About Culham Centre for Fusion Energy
Culham Centre for Fusion Energy (CCFE) is the UK’s national nuclear fusion laboratory. CCFE works with research partners and industry around the globe to realise the enormous potential of fusion for generating low-carbon electricity.
Increasing demand for energy, concerns over climate change, and limited supplies of fossil fuels mean we need to find new, cleaner ways to power the planet. Nuclear fusion – the process that drives the Sun – could offer a virtually limitless supply of energy if mastered on Earth. Bringing it to the electricity grid is one of the toughest challenges in science but potentially one of the most rewarding.
CCFE is part of the UK Atomic Energy Authority and is based at Culham Science Centre in Abingdon, near Oxford – a major international fusion research site since the early 1960s. Today we continue to advance fusion science and engineering as the world comes together to build the first reactor-scale experiment, ITER, in France. Looking a step beyond ITER, we are developing technology and designs for the first fusion power plants.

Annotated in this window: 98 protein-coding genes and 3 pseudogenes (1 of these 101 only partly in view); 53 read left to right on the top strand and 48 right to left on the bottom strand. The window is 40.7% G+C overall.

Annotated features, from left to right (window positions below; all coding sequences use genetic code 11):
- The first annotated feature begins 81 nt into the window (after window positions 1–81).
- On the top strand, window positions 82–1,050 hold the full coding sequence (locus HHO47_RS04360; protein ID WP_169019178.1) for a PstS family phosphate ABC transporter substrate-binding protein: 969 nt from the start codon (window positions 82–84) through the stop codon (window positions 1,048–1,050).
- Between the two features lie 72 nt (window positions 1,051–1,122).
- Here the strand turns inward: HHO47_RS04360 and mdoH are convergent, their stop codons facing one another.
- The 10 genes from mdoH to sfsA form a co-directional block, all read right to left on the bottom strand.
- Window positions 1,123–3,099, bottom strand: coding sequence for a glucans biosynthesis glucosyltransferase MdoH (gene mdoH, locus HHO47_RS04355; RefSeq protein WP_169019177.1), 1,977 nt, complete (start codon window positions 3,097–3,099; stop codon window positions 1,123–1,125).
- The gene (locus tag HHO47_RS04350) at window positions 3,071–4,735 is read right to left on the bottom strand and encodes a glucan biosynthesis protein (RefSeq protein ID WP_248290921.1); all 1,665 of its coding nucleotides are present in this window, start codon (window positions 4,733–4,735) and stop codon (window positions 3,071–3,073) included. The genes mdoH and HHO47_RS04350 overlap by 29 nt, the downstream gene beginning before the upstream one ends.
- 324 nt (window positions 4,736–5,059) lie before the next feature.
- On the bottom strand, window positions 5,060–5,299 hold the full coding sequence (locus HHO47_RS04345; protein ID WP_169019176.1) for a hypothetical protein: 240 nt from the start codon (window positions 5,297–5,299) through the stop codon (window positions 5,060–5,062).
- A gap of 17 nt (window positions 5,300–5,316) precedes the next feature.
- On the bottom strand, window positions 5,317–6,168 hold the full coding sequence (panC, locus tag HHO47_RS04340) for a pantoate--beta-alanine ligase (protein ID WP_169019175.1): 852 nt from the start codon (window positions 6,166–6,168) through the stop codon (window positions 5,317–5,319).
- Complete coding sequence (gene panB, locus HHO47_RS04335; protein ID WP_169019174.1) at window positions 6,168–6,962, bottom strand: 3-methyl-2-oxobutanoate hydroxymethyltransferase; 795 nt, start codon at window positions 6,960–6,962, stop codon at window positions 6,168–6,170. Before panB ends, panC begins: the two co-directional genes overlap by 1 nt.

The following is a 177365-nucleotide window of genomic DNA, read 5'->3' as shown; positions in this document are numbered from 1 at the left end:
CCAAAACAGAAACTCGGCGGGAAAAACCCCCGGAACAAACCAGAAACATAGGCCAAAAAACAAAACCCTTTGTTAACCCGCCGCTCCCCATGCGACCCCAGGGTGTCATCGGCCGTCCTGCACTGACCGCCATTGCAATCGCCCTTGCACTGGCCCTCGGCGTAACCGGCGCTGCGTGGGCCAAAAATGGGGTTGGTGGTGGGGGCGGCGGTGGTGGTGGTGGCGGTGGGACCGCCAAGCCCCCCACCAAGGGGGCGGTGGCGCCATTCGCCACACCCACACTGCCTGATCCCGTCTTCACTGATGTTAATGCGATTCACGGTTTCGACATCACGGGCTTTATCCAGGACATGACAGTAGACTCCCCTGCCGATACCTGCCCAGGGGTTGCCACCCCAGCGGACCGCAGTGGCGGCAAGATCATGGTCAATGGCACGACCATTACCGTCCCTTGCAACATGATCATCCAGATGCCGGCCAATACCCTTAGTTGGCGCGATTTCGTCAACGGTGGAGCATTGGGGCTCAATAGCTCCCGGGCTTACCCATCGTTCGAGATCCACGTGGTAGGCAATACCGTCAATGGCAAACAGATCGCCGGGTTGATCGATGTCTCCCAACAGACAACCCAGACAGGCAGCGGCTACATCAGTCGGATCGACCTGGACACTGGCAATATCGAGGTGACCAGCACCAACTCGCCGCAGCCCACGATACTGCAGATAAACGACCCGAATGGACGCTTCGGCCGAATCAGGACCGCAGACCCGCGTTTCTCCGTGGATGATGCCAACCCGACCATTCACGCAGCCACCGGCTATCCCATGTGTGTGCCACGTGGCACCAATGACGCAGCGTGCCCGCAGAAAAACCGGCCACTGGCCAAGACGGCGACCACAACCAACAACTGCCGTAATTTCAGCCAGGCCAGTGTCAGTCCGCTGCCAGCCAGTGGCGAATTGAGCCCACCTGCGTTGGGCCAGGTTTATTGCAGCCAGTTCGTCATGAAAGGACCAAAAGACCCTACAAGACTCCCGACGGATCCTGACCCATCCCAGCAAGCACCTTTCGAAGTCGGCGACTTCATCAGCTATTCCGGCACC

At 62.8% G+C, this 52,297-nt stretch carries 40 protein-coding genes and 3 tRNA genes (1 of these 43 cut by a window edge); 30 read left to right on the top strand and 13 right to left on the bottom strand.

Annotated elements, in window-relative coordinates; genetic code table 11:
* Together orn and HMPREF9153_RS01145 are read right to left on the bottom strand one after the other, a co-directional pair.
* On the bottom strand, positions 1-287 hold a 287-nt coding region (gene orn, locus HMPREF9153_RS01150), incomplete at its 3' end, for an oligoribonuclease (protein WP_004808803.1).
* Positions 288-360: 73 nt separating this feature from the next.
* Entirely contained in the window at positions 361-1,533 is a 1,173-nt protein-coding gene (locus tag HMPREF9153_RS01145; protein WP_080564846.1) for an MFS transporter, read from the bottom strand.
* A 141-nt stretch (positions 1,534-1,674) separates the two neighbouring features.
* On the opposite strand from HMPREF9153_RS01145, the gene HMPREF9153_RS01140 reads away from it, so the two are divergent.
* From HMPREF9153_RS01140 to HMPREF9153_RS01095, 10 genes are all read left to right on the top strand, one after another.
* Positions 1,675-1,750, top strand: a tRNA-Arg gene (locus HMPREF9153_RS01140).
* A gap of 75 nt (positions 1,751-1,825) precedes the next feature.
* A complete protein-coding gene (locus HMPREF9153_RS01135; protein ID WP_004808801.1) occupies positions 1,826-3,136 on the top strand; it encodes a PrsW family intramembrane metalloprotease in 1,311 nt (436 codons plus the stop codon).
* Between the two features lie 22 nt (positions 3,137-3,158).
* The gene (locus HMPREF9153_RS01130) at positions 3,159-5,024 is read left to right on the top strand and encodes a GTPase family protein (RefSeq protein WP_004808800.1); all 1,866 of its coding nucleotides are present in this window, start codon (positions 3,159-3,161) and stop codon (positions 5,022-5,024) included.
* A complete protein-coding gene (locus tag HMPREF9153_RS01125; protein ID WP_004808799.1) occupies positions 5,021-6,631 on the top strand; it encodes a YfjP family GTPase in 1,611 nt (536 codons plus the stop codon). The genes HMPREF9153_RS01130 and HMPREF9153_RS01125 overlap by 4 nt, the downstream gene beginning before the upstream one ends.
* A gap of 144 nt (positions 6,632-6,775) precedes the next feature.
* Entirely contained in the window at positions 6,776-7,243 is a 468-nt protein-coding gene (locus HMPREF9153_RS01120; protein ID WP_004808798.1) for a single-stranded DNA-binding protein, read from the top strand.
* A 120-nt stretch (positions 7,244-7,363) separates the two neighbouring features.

CCFE manages the UK fusion programme, whose centrepiece is the new MAST Upgrade experiment. CCFE research focuses on ‘magnetic confinement’ fusion, in which a hot gas – or ‘plasma’ – is controlled with magnets inside a ring-shaped chamber known as a tokamak. The programme covers all the key areas of study in magnetic confinement fusion research – from theoretical and experimental physics to materials science and engineering technology.
CCFE operates the world’s largest tokamak experiment, the Joint European Torus (JET), at Culham for fusion scientists around Europe. CCFE is a member of the EUROfusion consortium, which comprises 30 fusion research organisations and universities from 25 European member states plus Switzerland, the UK and Ukraine. Our scientists play a full part in the coordinated European research programme run by EUROfusion, including tests at JET.
Fusion research at CCFE is funded jointly by Euratom and by the UK’s Engineering and Physical Sciences Research Council.